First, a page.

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Chapter 3

Chapter 3.docx

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York University
PSYC 1010
Jennifer Steeves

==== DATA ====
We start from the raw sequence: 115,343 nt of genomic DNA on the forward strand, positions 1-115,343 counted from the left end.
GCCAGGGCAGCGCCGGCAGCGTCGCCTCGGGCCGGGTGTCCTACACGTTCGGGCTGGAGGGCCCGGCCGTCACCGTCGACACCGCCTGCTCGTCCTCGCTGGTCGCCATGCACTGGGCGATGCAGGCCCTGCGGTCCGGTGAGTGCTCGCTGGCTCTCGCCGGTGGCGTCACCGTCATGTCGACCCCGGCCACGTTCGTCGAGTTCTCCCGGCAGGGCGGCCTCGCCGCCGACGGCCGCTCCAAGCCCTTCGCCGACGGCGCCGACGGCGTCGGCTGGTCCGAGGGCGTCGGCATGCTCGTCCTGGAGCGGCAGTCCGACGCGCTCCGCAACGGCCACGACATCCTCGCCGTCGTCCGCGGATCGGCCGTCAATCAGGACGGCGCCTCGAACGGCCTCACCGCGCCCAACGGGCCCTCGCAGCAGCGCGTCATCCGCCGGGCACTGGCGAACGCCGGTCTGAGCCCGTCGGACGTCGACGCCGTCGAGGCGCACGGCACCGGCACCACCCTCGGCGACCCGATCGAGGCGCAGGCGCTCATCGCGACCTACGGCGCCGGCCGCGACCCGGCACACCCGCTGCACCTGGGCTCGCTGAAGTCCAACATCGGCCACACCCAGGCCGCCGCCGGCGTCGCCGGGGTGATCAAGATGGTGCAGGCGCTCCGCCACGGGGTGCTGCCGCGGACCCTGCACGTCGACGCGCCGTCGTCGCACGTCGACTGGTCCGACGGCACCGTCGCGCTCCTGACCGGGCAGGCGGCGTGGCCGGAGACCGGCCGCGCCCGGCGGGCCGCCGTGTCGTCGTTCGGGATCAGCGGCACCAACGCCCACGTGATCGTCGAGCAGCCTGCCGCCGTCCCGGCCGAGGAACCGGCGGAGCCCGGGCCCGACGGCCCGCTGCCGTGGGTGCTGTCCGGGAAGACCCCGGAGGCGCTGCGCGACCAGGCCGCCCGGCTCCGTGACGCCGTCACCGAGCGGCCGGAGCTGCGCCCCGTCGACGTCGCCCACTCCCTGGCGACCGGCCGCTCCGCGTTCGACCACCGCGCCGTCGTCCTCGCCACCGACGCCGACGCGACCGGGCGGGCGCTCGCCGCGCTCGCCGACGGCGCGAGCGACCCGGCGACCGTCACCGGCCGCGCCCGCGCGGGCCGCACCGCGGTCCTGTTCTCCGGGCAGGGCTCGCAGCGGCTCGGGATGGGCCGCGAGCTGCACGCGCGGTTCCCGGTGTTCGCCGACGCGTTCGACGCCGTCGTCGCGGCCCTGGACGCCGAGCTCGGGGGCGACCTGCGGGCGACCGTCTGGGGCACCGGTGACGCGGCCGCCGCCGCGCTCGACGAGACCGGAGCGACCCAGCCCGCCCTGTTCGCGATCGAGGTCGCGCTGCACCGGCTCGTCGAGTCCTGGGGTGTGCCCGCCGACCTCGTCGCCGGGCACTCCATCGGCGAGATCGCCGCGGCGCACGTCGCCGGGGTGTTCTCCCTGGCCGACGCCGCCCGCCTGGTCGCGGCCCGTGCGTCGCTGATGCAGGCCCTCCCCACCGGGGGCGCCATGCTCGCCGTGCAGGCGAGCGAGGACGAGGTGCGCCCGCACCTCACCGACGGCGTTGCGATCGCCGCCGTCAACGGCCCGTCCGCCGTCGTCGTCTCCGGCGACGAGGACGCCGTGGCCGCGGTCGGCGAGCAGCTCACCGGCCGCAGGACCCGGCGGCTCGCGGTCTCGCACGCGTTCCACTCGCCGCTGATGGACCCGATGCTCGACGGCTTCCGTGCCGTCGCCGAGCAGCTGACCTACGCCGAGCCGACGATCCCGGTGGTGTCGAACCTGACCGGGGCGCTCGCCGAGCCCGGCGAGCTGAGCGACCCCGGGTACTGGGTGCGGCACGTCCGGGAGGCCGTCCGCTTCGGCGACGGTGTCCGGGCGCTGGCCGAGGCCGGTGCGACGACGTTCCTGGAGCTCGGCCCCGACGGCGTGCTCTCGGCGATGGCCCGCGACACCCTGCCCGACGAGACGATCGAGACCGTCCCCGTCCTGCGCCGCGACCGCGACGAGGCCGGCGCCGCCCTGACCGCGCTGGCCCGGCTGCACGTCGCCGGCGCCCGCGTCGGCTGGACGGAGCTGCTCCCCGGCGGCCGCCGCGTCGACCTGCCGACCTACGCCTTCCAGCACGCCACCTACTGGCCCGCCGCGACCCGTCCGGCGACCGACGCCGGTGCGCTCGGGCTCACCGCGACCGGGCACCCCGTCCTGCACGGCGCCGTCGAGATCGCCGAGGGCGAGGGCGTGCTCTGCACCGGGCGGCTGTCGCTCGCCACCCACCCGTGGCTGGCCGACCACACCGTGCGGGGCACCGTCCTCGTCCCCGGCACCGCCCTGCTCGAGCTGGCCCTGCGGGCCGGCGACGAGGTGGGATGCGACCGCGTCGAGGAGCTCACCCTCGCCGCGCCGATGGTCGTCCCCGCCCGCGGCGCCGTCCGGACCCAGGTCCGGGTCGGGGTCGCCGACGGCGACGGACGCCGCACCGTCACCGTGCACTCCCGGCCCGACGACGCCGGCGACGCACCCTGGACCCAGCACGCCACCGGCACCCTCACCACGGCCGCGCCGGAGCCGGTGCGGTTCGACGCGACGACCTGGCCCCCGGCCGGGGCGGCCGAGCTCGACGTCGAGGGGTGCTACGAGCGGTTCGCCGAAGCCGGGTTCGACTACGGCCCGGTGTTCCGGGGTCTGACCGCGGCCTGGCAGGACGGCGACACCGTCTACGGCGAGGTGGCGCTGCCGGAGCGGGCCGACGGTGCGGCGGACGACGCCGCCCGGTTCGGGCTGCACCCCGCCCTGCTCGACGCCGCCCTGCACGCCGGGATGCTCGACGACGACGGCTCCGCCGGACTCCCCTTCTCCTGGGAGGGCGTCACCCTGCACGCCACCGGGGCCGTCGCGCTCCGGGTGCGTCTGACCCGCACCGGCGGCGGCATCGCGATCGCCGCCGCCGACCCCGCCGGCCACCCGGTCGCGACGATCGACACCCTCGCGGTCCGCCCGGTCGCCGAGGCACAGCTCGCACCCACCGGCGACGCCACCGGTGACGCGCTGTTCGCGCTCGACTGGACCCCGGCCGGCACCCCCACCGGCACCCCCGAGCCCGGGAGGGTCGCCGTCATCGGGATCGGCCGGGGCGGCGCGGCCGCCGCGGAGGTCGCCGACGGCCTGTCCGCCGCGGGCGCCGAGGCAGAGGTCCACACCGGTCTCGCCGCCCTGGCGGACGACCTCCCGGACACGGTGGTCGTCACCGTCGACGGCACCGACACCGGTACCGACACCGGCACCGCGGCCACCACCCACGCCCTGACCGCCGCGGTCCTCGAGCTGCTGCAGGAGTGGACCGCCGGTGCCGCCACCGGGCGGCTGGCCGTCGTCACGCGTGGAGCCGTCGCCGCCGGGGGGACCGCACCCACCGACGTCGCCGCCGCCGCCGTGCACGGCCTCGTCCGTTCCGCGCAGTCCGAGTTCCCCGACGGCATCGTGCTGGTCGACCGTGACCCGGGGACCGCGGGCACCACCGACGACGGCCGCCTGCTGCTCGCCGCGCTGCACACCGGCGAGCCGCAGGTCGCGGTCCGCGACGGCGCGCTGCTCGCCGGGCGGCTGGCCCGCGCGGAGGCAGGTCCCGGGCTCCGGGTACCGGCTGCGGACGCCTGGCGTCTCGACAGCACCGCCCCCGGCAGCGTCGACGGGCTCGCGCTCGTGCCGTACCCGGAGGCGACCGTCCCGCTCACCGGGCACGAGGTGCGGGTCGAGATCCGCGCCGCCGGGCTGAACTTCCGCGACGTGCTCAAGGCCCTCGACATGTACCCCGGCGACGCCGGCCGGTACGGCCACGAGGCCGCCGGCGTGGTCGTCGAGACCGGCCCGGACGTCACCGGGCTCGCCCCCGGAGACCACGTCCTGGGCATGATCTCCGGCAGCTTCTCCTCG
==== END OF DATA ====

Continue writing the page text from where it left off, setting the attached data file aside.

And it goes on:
Chapter 3: The Biological Bases of Behaviour  Communication in the Nervous System o Nervous Tissue: The Basic Hardwire  Neurons are individual cells in the nervous system that receive, integrate, and transmit information  The soma, or cell body, contains the cell nucleus and much of the chemical machinery common to most cell  Dendrites are the parts of the neuron that are specialized to receive information  The axon is a long, thin fiber that transmits signals away from the soma to other neurons or to muscles or glands  Myelin sheath is the insulating material, derived from glial cells, that encase some axons  Terminal buttons, which are small knobs that secrete chemicals called neurotransmitters  A synapse is a junction where information is transmitted from one neuron to another  Glia are cells found throughout the nervous system that provide various types of support for neurons o The Neural Impulse: Using Energy to Send Information  Resting potential of a neuron is its stable, negative charge when the cell is inactive (~70mV)  Action potential is a very brief shift in a neuron’s electrical charge that travels along the axon  Absolute refractory period is the minimum length of time after action potential during which another action potential cannot begin  Relative refractory period o Neuron can fire but threshold for firing is elevated  All or Nothing Rule  Either a neuron fires or it doesn’t  You can only vary the rate of the AP’s o The Synapse: Where Neurons Meet  Synaptic cleft, s microscopic gap between the terminal button of one neuron and the cell membrane of another neuron  Neurotransmitters – chemicals that transmit information from one neuron to another  PSP: post synaptic potential, a voltage change at a receptor site on a postsynaptic cell membrane  An excitatory PSP is a positive voltage shift that increases the likelihood that the postsynaptic neuron will fire action potentials  Inhibitory PSP is a negative voltage shift that decreases the likelihood that the postsynaptic neuron will fire action potentials  Synaptic Transmission  1. Synthesis and storage of neurotransmitters molecules in synaptic vesicles 1  2. Release of neurotransmitters molecules into synaptic cleft  3. Binding of neurotransmitters at receptor sites on postsynaptic membrane  4. Inactivation (by enzymes) or removal (drifting away) of neurotransmitters  5. Reuptake of neurotransmitters sponged up by the presynaptic neuron  Elimination of old synapses appears to play a larger role in the sculpting of neural networks than the creation of new synapses  The elimination of old or less active synapses is called synaptic pruning  One neuron stimulating another neuron repeatedly produces changes in the synapse; learning has taken place o Neurotransmitters and Behaviour  Monomines  Dopamine, norepinephrine, and serotonin  Acetylcholine  Activates motor neurons controlling skeletal muscles  Contributes to the regulation of attention, arousal, and memory  Some Ache receptors stimulated by nicotine  Dopamine  Contributes to control of voluntary movement, pleasurable emotions  Decreased levels associated with Parkinson’s Disease  Over-activity at DA synapses associated with Schizophrenia  Cocaine and amphetamines elevates activity in DA synapses  Norepinephrine  Contributes to modulation of mood and arousal  Cocaine and amphetamines elevate activity at NE synapses  Serotonin  Involved in regulation of sleep and wakefulness, eating, aggression  Abnormal levels contribute to depression and obsessive compulsive behaviour  Prozac and similar antidepressants drugs affect serotonin circuits  GABA  Serves as widely distributed inhibitory transmitter  Valium and similar antianxiety drugs work at GABA synapses 2  Endorphins  Resemble opiate drugs in structure and effects  Contribute to pain relief and perhaps to some pleasure emotions  Glutamate  Has excitatory effects  Best for contribution to learning and memory  Organization of the Nervous System o The Peripheral Nervous System  Is made up of all those nerves that lie outside the brain and spinal cord  Nerves are bundles of neuron fibers (axons) that are routed together in the peripheral nervous system  Somatic Nervous System  Is made up of nerves that connect to voluntary skeletal muscles and to sensory receptors  Afferent nerve o Are axons that carry information inward to the central nervous system from the periphery of the body  Efferent nerve o Axons that carry information outward from the central system to the periphery  Autonomic Nervous System  Is made of nerves connect to the heart, blood vessels, smooth glands, and glands  Involuntary  Sympathetic o Mobilizes the body’s resources for emergencies  Parasympathetic o Conserves the bodily resources 3 Efferent Sympathetic Peripheral Autonomic Nervous Nervous Systems System (Involuntary) System Paeticmpath (Voluntary) Afferent o The Central Nervous System  Consists of the brain and spinal cord  Spinal Cord  Extension of the brain  Brain  Hindbrain o Reticular formation o Cerebellum o Pons o Medulla  Midbrain o Reticular formation  Forebrain o Thalamus o Hypothalamus o Limbic System o Cerebrum  Looking Inside the Brain: Research Methods o Electrical Recordings  EEG  Device that monitors the electrical activity of the brain over time by means of recording electrodes attached to the surface of the scalp  Good for understanding brain-behaviour relationships  Used for diagnosis of brain damage and neurological disorders 4 o Lesioning  Case study method  H.M. Epilepsy as a child  Treatment: portions of his brain removed o Medial temporal lobe (hippocampus and amygdala)  Suffered from amnesia o Anterograde  No new memories  Limitations studying patients who have suffered brain damage  Subjects are plentiful  Cant control the location or severity of the subjects brain damage  Variations in subjects history  Involves destroying a piece of the brain  Done by inserting an electrode into the brain structure and passing a high frequency electric current though it to burn the tissue and disable the structure o Electrical Stimulation of the Brain  (ESB)  Involves sending a weak electric current into a brain structure to stimulate (activate) it  Close enough to activate particular part of the brain  Helps understand many brain-behaviour relationships o Transcranial Magnetic Stimulation  TMS  New technique that permits scientists to temporarily enhance or depress activity in a specific area of the brain  Magnetic coil mounted on a small paddle is held over a specific area of a subject’s head  Coil created a magnetic field that penetrates to a depth of 2cm  By varying the timing and duration of the magnetic pulses, a researcher can either increase or decrease the excitability of neurons in the local tissue  “Virtual lesions”  Limitation  Cant be used to study areas deep within the brain o Brain Imagining Procedures  CT (computerized tomography)  Is a computer enhanced X-ray of brain structure  Multiple x-rays shot from many angles  Entire brain can be visualized  Least expensive  Brain STRUCTURE 5  PET (Position Emission Tomography)  Providing especially valuable  PET scans can examine brain FUNCTION  Mapping actual activity in the brain over time  Radioactively tagged chemicals are introduced in the brain  Serve as markers of blood flow or metabolic activity in the brain, which can be monitored by X-rays  Activity of specific neurotransmitters  MRI (magnetic resonance imaging)  Uses magnetic fields, radio waves, and computerized enhancement to map out brain structure  Provide much better image of brain structure than CT scans  3-D  Great insights about depressive behaviours  fMRI (Functional magnetic resonance imaging)  New variation of MRI technology that monitors blood flow and oxygen consumption in the brain to identify area of high activity  It can map out actual ACTIVITY in the brain over time, but with vastly greater precision  Meta analysis in neuroimaging data  The Brain and Behaviour o The Hindbrain  Cerebellum  Relatively large and deeply folded structure located adjacent to the back surface of brainstem  Coordination movement and sense of equilibrium or physical balance  Organizing sensory information  Damage to it o Disrupts fine motor skills  Medulla  Attaches to the spinal cord, is in charge of largely unconscious but vital functions  Circulating blood, breathing, maintaining muscle tone, and regulating reflexes such as sneezing, coughing, and salivating  Pons  Includes a bridge of fibers that connects the brainstem with the cerebellum  Contains several clusters of cell bodies involves with sleep and arousal 6 o The Midbrain  Concerned with integrating sensory processes such as vision and hearing  Dopamine releasing neurons (originate)  Reticular Formation  Contributes to the modulation of muscle reflexes, breathing and pain perception  Best known for regulation of sleep and arousal o The Forebrain  Largest and most complex region of the brain  Variety of structures such as thalamus and hypothalamus, limbic system, and cerebrum  Thalamus  All sensory information (EXCEPT SMELL) must pass through to get to the cerebral cortex  Made up of cell clusters of cell bodies or somas  Hypothalamus  Regulation of basic biological needs  Homeostasis  Control autonomic nervous system  Link between brain and endocrine system  Regulate biological drives related to survival: